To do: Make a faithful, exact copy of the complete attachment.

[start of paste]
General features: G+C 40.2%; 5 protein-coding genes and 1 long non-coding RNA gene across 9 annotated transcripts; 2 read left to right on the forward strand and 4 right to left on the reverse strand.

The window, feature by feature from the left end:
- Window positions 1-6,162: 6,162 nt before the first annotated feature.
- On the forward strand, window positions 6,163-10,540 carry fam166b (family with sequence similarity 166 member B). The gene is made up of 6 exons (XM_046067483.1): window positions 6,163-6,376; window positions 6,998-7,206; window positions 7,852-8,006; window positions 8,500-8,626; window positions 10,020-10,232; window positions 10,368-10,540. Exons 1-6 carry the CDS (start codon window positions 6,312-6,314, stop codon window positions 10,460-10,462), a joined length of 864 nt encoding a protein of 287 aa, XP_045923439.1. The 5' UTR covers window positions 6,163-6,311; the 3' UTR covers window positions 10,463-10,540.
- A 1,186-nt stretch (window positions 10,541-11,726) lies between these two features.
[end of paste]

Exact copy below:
General features: G+C 40.2%; 5 protein-coding genes and 1 long non-coding RNA gene across 9 annotated transcripts; 2 read left to right on the forward strand and 4 right to left on the reverse strand.

The window, feature by feature from the left end:
- Window positions 1-6,162: 6,162 nt before the first annotated feature.
- On the forward strand, window positions 6,163-10,540 carry fam166b (family with sequence similarity 166 member B). The gene is made up of 6 exons (XM_046067483.1): window positions 6,163-6,376; window positions 6,998-7,206; window positions 7,852-8,006; window positions 8,500-8,626; window positions 10,020-10,232; window positions 10,368-10,540. Exons 1-6 carry the CDS (start codon window positions 6,312-6,314, stop codon window positions 10,460-10,462), a joined length of 864 nt encoding a protein of 287 aa, XP_045923439.1. The 5' UTR covers window positions 6,163-6,311; the 3' UTR covers window positions 10,463-10,540.
- A 1,186-nt stretch (window positions 10,541-11,726) lies between these two features.